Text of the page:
Twinkle by Philip Meeks

Twinkle by Philip Meeks at Drayton Arms Theatre

Of all the different theatrical genres, pantomime is the most traditional. When you go along to a panto, you know what you are going to see. A well-known story, dad jokes, songs, cross-dressing and an over-the-top dame. But it is the changes in panto over the years that are the catalyst for the action in Philip Meeks Twinkle which I caught at the Drayton Arms Theatre.

Twinkle by Philip Meeks
Twinkle by Philip Meeks

Harold Thropp (Dereck Walker) is an experienced panto dame. He’s been treading the boards for a good many years and is now ready to start a new season, in his hometown, after switching on the Christmas lights. Unfortunately, Harold is not considered to be a “star” and, for this year, has been relegated to Dressing Room 5 down in the basement. The best rooms being reserved for a soap star and a contestant from a reality television show who has, with little talent or skill, become a household name, and who Harold worked with rather unsuccessfully the previous year. To say Harold is upset, is an understatement. But, he is a professional and the show must go on. As he gets ready for the lighting ceremony, Harold reminisces on his life and career. He also thinks about the future and his plans to really open this show in style.

It would be quite easy to see Harold Thropp as a bit of a cliche. A faded performer whose star never quite rose to the heights they hoped and is now a bitter old queen bemoaning the instant success of those that, in his mind, have not had to work for it. But, thanks to Meeks’ writing and Walker’s performance, Harold is so much more. He is a performer that is dedicated to his art and faces the frustration of a world where instant fame is but a television programme away. He rants a great deal about things but, like many that go off on one over silly things sometimes, underneath there is a true professional that just wants everything to be right. Walker can really rant and moan and complain and does so frequently, but he can also be tender and vulnerable. Harold has not had an easy life either professionally or personally. A gay man at a time when it was still illegal and the police would set traps to catch the ‘deviants’, and dish out some unofficial punishment. Then, after many happy years with his partner, Eric, he loses everything because society didn’t recognise their relationship. All told, it’s a wonder Harold carries on – I’m not sure I would have the heart or stamina to do so – as the world and show business changes around him. A wonderful performance from Walker who brings every aspect of the character to life beautifully.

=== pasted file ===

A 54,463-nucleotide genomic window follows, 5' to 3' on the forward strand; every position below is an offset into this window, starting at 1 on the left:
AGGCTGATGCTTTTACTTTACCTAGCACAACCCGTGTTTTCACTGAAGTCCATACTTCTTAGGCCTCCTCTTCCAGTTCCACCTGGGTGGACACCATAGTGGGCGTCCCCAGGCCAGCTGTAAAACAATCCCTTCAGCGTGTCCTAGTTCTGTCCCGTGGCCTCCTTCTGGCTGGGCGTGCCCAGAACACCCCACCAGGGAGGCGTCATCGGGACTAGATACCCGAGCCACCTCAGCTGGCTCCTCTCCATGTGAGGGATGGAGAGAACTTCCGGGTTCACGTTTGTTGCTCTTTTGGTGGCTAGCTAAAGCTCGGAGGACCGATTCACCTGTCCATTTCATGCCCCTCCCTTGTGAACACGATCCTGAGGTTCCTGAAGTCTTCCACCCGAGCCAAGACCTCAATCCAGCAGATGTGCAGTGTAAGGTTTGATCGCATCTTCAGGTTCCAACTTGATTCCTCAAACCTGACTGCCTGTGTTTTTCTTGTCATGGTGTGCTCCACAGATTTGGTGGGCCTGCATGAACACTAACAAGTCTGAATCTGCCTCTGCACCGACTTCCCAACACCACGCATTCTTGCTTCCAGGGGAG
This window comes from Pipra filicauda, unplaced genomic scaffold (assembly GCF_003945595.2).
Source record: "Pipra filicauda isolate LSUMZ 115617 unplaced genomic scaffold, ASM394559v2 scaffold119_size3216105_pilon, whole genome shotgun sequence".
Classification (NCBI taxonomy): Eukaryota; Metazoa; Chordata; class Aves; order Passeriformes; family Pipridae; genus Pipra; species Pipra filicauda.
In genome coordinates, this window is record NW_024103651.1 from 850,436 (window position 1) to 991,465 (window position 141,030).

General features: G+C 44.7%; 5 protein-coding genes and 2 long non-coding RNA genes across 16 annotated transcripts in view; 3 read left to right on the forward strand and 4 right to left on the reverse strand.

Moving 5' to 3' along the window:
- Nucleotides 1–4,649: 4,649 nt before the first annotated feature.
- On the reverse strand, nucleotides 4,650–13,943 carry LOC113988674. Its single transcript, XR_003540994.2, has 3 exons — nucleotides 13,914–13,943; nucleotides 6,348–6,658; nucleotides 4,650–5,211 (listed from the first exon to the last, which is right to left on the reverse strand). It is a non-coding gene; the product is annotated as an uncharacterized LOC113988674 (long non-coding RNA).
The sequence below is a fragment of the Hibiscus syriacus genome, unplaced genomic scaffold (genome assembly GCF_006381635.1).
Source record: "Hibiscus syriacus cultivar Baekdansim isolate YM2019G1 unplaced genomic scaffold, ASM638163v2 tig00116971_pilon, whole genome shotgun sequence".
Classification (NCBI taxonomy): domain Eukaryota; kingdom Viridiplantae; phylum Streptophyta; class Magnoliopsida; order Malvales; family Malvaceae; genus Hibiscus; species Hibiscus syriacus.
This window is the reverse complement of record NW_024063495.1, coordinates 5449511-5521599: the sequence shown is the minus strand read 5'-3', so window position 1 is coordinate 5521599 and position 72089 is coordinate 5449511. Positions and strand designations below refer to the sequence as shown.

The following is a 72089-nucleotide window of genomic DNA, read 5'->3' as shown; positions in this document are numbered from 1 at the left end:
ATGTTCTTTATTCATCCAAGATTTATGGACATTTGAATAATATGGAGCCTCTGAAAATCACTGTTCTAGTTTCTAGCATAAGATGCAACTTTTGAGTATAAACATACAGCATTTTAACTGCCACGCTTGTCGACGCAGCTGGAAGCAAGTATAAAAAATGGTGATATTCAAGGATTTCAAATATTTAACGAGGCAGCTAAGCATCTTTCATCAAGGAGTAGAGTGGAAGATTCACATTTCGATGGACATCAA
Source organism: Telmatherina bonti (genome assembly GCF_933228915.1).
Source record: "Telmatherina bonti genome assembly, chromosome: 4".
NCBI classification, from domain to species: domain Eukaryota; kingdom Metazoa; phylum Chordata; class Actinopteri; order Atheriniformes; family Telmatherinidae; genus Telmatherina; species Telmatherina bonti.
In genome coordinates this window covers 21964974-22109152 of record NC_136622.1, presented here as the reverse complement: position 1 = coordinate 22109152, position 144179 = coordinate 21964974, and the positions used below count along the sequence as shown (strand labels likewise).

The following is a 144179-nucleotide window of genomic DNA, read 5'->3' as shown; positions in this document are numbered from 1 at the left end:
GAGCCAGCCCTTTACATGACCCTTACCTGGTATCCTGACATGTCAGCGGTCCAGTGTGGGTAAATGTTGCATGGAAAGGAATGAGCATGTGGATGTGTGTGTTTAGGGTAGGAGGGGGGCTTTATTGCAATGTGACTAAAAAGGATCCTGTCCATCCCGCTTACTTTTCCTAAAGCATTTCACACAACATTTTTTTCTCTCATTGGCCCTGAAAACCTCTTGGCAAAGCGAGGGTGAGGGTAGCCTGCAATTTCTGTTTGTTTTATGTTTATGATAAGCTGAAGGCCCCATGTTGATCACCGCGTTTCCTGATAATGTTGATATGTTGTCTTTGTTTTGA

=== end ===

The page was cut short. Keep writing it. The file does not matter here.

Harold walks around his dressing room as he monologues, and David Shields’ design has given us exactly the sort of room we would expect. My only gripe was that the dressing room mirror had no mirror in it. Personally, I would have liked to see one to give the audience the reflection Harold sees as he is applying his make-up – especially as there was a small mirror that was genuine. But I’m nit-picking a bit. Richard Lambert’s lighting is highly effective. At times wide and lighting the whole scene, at others narrowed down to put Harold in the spotlight he so longs for and deserves.

Twinkle is a wonderful tale of a bygone age told by a man that has lived through a revolution both in his profession and in society as a whole. The show is both funny and at times tear-jerking, and no matter what any self-unaware jumped reality TV contestant may say, Dame Harold Thropp is a true star.

4 Stars

Review by Terry Eastham

Arriving at his latest theatre, long-standing pantomime dame Harold Thropp finds that he’s been moved to a dilapidated dressing room. As he paints himself and begins adorning the war paint of a veteran performer, Harold reflects on the changing canvas of his life revealing some traumatic secrets and preparing for an unexpected act of retribution on one of his co-stars.

Drayton Arms Theatre
153 Old Brompton Road
London, SW5 0LJ

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